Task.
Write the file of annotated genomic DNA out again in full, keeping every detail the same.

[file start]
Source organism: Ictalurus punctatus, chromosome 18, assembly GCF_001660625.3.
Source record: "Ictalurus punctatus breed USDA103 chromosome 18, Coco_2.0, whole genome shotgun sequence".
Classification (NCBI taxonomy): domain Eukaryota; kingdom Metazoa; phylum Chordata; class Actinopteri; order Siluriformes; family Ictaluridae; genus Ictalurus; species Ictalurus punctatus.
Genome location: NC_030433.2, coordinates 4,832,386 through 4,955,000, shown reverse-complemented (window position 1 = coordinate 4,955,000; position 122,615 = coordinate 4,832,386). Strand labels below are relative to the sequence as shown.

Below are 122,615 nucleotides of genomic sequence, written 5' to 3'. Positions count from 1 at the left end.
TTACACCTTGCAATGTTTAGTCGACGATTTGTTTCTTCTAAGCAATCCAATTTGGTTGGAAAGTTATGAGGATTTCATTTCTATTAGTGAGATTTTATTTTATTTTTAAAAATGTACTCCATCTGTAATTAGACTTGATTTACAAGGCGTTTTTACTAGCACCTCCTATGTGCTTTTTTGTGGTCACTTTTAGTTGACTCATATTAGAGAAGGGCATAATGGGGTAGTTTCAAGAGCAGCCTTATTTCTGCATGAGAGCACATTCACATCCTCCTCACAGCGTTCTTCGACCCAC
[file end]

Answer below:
Source organism: Ictalurus punctatus, chromosome 18, assembly GCF_001660625.3.
Source record: "Ictalurus punctatus breed USDA103 chromosome 18, Coco_2.0, whole genome shotgun sequence".
Classification (NCBI taxonomy): domain Eukaryota; kingdom Metazoa; phylum Chordata; class Actinopteri; order Siluriformes; family Ictaluridae; genus Ictalurus; species Ictalurus punctatus.
Genome location: NC_030433.2, coordinates 4,832,386 through 4,955,000, shown reverse-complemented (window position 1 = coordinate 4,955,000; position 122,615 = coordinate 4,832,386). Strand labels below are relative to the sequence as shown.

Below are 122,615 nucleotides of genomic sequence, written 5' to 3'. Positions count from 1 at the left end.
TTACACCTTGCAATGTTTAGTCGACGATTTGTTTCTTCTAAGCAATCCAATTTGGTTGGAAAGTTATGAGGATTTCATTTCTATTAGTGAGATTTTATTTTATTTTTAAAAATGTACTCCATCTGTAATTAGACTTGATTTACAAGGCGTTTTTACTAGCACCTCCTATGTGCTTTTTTGTGGTCACTTTTAGTTGACTCATATTAGAGAAGGGCATAATGGGGTAGTTTCAAGAGCAGCCTTATTTCTGCATGAGAGCACATTCACATCCTCCTCACAGCGTTCTTCGACCCAC